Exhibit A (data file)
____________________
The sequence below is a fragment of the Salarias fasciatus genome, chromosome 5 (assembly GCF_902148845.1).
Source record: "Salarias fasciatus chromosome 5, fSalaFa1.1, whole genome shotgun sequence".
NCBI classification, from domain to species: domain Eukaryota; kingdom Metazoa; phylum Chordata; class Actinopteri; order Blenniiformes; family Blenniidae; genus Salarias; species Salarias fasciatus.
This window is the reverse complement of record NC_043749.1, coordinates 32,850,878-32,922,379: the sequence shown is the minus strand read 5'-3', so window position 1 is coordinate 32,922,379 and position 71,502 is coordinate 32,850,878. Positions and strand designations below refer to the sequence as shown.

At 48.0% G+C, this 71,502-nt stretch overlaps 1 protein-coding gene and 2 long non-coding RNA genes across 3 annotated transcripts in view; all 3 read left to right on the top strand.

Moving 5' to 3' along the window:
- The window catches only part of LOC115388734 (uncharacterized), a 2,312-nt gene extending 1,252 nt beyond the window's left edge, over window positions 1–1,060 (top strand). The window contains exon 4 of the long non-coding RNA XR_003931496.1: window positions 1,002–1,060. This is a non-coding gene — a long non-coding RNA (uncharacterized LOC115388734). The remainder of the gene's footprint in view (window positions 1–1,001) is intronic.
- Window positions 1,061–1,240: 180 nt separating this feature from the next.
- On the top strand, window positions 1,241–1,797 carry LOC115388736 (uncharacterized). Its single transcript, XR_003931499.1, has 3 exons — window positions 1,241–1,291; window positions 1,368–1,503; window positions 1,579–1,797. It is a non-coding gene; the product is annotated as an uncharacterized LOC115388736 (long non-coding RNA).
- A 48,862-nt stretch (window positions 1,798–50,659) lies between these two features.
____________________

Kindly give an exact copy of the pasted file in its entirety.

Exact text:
The sequence below is a fragment of the Salarias fasciatus genome, chromosome 5 (assembly GCF_902148845.1).
Source record: "Salarias fasciatus chromosome 5, fSalaFa1.1, whole genome shotgun sequence".
NCBI classification, from domain to species: domain Eukaryota; kingdom Metazoa; phylum Chordata; class Actinopteri; order Blenniiformes; family Blenniidae; genus Salarias; species Salarias fasciatus.
This window is the reverse complement of record NC_043749.1, coordinates 32,850,878-32,922,379: the sequence shown is the minus strand read 5'-3', so window position 1 is coordinate 32,922,379 and position 71,502 is coordinate 32,850,878. Positions and strand designations below refer to the sequence as shown.

At 48.0% G+C, this 71,502-nt stretch overlaps 1 protein-coding gene and 2 long non-coding RNA genes across 3 annotated transcripts in view; all 3 read left to right on the top strand.

Moving 5' to 3' along the window:
- The window catches only part of LOC115388734 (uncharacterized), a 2,312-nt gene extending 1,252 nt beyond the window's left edge, over window positions 1–1,060 (top strand). The window contains exon 4 of the long non-coding RNA XR_003931496.1: window positions 1,002–1,060. This is a non-coding gene — a long non-coding RNA (uncharacterized LOC115388734). The remainder of the gene's footprint in view (window positions 1–1,001) is intronic.
- Window positions 1,061–1,240: 180 nt separating this feature from the next.
- On the top strand, window positions 1,241–1,797 carry LOC115388736 (uncharacterized). Its single transcript, XR_003931499.1, has 3 exons — window positions 1,241–1,291; window positions 1,368–1,503; window positions 1,579–1,797. It is a non-coding gene; the product is annotated as an uncharacterized LOC115388736 (long non-coding RNA).
- A 48,862-nt stretch (window positions 1,798–50,659) lies between these two features.